It can be very easy to dismiss a lack of sleep as just the by-product of the stresses and strains of modern life. However, if you are often fatigued through the day, are struggling to concentrate or find yourself increasingly irritable then you may be suffering with sleep apnea.

This is a disorder which causes interruptions to your breathing during the night, forcing the brain to react and wake you up for air. Although you may not recall these events, or apneas, your partner most likely will, as you can awake sometimes gasping for air. Loud, regular snoring is also one of the main symptoms.

Without treatment sleep apnea can lead to serious health conditions including heart attack, stroke, high blood pressure, liver damage, type 2 diabetes and depression. Yet there are other effects and facts regarding sleep apnea about which many people may not be aware.

1. Lack of Awareness of the Disorder

Sleep apnea, of which obstructive sleep apnea is the most common type, is far more prevalent than people realize. It is estimated 9% of women and 24% of men have the disorder, yet 80% of people will remain undiagnosed.

This can be because the symptoms are broad and can be misinterpreted for other conditions such as insomnia, hypertension, fatigue due to overwork and hypothyroidism.

Without the correct diagnosis, there is no treatment — so the person is at increased risk for serious health issues.

2. Not Just Men

The stereotypical view of a sleep apnea sufferer can be that they are male, overweight with a large neck size and a loud snorer. There is no denying that anyone who falls in to this bracket is at increased risk from the disorder — and men tend to be affected more.

However, this stereotypical image changes quite dramatically as women reach menopausal age. At that point, they are equally at risk from sleep apnea as men as their hormone levels decline.

Another factor which can increase the chance of the disorder for women is pregnancy through weight and sleep pattern changes.

3. Insulin Resistance

One of the serious health risks which increases with sleep apnea is type 2 diabetes. Lack of sleep can lead to insulin resistance and can result in an increase in blood sugar levels. This can lead to type 2 diabetes.

People who are feeling constantly fatigued can also eat more sugary foods for an energy boost, which can also increase blood sugar levels. Sleep apnea can influence a sufferer’s metabolism as they sleep, with other side effects including high blood pressure and high LDL “bad” cholesterol levels.

4. Asthma Symptoms Made Worse

Sleep deprivation and the resulting drop in blood oxygen levels can have an effect on respiratory conditions such as asthma, leading to an increase in shortness of breath.

Sleep apnea can also worsen acid reflux by reducing the ability of the esophagus to keep acid down in the stomach. Acid reflux when sleeping can therefore worsen asthma symptoms as the stomach acid rises up and irritates and inflames the airways.

5. Memory Loss

Recent research suggests consistent lack of sleep can affect the memory. As we sleep, the brain carries on, busy processing the day’s information and forming memories. Sleep is vital in making these memories stick.

One of the recognized symptoms of sleep apnea is poor concentration. Anyone who has had a bad night without much sleep will appreciate the fogginess this can bring the next day.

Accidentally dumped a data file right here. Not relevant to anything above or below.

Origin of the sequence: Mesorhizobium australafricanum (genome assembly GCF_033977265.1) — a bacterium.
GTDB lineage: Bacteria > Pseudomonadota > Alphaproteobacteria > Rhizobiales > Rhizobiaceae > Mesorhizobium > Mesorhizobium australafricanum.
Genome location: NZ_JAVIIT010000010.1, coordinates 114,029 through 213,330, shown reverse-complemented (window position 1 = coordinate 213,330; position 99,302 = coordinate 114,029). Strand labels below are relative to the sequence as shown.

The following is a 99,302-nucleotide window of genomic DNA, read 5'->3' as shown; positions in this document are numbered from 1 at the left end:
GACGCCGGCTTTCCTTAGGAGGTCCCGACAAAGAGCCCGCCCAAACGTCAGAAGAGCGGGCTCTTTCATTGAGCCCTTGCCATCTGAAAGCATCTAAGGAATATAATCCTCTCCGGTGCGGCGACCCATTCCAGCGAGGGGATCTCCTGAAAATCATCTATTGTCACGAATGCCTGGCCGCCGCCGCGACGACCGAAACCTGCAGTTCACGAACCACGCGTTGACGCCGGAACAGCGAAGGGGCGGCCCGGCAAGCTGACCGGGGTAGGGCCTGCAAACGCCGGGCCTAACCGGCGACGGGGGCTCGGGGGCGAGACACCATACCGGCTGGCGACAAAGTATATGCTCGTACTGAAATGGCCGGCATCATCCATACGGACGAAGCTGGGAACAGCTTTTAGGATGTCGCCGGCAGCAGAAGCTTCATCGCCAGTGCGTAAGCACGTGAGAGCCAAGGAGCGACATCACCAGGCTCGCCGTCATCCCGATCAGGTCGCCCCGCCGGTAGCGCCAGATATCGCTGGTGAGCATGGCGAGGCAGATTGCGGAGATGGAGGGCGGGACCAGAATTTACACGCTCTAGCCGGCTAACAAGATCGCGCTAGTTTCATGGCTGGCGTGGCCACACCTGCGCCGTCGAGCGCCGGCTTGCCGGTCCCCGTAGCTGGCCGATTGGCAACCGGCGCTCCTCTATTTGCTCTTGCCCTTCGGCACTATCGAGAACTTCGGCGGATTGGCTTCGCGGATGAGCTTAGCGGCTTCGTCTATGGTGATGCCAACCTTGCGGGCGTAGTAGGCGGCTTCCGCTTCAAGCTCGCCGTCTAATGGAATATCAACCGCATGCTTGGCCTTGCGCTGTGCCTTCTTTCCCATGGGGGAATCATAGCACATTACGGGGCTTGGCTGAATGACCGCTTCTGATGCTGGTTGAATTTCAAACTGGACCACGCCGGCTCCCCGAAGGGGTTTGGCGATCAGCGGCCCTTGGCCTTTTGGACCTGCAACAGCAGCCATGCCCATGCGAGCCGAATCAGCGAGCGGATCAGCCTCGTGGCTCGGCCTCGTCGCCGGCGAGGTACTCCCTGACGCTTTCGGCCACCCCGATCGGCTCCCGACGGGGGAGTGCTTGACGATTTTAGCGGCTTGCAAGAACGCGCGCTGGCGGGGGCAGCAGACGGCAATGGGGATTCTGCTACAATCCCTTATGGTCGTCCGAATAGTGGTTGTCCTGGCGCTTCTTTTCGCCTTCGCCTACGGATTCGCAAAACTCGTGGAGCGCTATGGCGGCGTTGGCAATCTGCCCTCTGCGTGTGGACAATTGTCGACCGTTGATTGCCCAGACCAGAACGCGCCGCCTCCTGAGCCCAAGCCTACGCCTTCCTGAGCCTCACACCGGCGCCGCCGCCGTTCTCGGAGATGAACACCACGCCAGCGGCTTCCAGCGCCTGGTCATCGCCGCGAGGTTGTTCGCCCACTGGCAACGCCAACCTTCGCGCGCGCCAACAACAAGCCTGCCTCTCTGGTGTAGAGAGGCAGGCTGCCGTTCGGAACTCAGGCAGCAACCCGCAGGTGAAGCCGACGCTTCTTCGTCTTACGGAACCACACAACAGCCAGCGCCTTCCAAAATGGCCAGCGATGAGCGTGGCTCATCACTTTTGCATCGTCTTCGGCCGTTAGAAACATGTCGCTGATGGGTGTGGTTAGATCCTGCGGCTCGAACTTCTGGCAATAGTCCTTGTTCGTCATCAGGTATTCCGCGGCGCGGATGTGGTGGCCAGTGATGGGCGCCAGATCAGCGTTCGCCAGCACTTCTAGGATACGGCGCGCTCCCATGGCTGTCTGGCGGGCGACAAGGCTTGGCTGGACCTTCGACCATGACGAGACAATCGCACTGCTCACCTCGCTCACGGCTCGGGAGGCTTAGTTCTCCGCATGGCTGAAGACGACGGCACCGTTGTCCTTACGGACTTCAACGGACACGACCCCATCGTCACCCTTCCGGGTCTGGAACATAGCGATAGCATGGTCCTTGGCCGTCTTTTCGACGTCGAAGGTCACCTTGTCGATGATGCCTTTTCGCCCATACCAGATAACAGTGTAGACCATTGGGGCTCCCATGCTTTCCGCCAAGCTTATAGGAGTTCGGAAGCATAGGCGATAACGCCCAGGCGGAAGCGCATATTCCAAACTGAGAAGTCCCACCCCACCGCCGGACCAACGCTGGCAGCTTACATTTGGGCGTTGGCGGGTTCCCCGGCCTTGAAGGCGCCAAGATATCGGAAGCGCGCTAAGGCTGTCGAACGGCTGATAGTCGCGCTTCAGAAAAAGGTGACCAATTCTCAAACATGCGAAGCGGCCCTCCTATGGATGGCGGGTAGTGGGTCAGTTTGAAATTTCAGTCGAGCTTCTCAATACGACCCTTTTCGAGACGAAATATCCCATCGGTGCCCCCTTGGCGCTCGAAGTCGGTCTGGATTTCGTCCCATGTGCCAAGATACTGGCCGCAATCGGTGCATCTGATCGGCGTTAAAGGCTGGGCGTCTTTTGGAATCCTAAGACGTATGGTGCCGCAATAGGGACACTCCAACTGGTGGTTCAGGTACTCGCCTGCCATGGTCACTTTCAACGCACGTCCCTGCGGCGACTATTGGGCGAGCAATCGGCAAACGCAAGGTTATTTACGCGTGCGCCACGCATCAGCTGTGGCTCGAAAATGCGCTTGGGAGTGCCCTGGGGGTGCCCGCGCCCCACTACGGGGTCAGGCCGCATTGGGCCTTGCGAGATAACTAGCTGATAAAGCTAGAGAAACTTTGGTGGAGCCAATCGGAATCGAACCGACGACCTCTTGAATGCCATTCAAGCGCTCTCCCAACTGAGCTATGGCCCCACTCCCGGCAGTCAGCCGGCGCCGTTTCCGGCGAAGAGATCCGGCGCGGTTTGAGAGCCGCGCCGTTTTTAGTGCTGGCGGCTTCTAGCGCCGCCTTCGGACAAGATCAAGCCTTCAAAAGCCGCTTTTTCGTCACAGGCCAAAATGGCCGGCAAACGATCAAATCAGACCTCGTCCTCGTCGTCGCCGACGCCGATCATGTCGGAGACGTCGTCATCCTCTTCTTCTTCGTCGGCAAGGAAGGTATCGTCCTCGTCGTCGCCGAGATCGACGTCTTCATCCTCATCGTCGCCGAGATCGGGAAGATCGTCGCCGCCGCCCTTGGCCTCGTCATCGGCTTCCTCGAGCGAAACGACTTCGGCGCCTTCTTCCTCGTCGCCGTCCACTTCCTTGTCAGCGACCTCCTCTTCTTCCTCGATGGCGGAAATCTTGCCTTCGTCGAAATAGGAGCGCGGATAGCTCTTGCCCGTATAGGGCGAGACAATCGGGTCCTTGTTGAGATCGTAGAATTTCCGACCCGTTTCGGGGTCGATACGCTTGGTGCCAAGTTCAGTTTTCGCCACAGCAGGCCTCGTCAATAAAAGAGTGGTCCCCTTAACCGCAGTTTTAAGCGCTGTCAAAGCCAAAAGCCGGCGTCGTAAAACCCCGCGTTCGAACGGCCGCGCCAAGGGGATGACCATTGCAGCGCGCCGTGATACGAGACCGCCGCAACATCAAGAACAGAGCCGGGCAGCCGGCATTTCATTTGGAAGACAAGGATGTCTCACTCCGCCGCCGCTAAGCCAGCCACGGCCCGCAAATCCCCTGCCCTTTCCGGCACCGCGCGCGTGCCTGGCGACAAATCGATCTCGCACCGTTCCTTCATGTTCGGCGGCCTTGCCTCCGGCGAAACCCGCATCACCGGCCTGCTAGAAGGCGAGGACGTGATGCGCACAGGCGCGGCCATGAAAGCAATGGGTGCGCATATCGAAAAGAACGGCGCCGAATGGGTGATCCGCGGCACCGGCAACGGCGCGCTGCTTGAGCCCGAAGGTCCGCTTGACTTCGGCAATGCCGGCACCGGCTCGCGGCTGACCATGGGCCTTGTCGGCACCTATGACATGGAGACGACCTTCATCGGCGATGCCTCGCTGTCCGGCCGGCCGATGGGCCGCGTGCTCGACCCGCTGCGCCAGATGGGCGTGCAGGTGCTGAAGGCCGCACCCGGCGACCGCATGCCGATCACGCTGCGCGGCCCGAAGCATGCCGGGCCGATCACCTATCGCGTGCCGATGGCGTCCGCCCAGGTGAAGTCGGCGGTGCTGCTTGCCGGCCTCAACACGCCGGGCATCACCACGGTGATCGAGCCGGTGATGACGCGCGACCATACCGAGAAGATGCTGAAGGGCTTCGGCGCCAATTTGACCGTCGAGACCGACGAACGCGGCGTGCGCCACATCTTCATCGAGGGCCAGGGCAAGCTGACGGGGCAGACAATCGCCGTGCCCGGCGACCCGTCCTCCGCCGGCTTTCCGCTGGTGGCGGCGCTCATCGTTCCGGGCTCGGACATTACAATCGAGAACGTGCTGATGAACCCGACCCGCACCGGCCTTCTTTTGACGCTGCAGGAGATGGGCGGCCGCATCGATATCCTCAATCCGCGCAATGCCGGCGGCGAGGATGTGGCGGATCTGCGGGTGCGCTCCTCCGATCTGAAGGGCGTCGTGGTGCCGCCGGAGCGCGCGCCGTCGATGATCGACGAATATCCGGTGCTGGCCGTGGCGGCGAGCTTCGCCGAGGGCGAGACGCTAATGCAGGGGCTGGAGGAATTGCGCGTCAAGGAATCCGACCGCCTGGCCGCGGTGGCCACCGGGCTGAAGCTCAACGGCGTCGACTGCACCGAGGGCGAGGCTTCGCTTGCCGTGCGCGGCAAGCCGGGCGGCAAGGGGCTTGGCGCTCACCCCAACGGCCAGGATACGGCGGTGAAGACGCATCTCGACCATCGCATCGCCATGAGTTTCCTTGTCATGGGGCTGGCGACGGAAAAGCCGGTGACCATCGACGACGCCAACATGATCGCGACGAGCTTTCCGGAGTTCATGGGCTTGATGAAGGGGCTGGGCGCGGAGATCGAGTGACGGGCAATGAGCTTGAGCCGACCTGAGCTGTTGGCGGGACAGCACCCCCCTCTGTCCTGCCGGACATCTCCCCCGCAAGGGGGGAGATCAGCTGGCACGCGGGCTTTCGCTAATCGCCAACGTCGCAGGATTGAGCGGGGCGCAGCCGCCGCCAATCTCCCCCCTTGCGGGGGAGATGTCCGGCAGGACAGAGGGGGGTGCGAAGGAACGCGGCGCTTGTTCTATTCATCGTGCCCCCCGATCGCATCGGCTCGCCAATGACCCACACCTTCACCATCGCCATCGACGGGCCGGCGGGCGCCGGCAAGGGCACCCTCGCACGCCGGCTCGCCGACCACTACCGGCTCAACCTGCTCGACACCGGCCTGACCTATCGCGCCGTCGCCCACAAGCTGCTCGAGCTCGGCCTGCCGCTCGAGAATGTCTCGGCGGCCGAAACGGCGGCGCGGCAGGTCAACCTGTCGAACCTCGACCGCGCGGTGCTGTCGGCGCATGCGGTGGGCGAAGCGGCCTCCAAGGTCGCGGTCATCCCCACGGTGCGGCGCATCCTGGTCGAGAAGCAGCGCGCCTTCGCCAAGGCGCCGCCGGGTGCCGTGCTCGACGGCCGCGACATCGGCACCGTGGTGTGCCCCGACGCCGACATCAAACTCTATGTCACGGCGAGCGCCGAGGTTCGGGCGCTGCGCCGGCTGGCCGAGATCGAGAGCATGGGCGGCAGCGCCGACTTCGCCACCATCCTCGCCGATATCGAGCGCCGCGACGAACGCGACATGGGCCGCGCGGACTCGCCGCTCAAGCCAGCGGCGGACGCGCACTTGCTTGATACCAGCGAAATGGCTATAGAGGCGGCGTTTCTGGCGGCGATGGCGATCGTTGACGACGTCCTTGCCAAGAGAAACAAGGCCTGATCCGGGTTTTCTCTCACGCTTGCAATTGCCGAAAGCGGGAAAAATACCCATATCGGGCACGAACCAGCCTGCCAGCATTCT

Accumulated nights of sleep deprivation can compound this and even lead to some memory loss.

6. Risk of Accidents

Fatigue as a result of sleep apnea can be damaging to both your personal and professional life. As much as we may try to plough on through the drowsiness there are potentially serious consequences.

Statistics suggest those with sleep apnea are 2.5 times more likely to be involved in a traffic accident due to falling asleep at the wheel — caused by lack of sleep. Those deprived of sleep will also be less productive at work and more at risk of an industrial accident, both factors placing your employment at risk.

7. Test for Sleep Apnea at Home

If you think you might have sleep apnea, you can order a simple in-home test. Diagnosis is critical in receiving the appropriate treatment for your degree of the sleep disorder.

An in-home test can be sent to your house. The test involves wearing a clip on your finger for a night or two which is connected to a small monitor. As you sleep, your blood oxygen levels and heart rate are recorded — and once the test is complete, you just return it for analysis by trained sleep professionals.

Don’t ignore the symptoms

Sleep apnea can lead to serious health problems as your body (and brain) are being deprived of oxygen every night. Yet sleep apnea can be treated, so you can be productive (and alert) during the day — and decrease the risk of heart disease, type 2 diabetes, stroke and other medical problems.

An in-home test is the simplest way to obtain a diagnosis. From there, you can work out a treatment plan with your doctor based on the diagnosis given.

Treatment can involve changes in lifestyle. With obesity being a major factor in sleep apnea, losing weight may be recommended by your doctor, as well as exercise and eating a more nutritional, balanced diet.

You may be advised to look at your bedroom to make sure your sleeping environment (and everyday sleep habits) are optimized to allow better sleep.

Other options include oral appliances and continuous positive airway pressure (CPAP) therapy, both of which help to keep the airways open to prevent them blocking. This should prevent the interruptions to the restorative sleep we all require.

The sleep experts with SleepQuest can coach you every step of the way, helping you get adjusted to your new lifestyle. They understand the changes you need to make — and the difficulties you might have during that time — and can help you adapt quickly.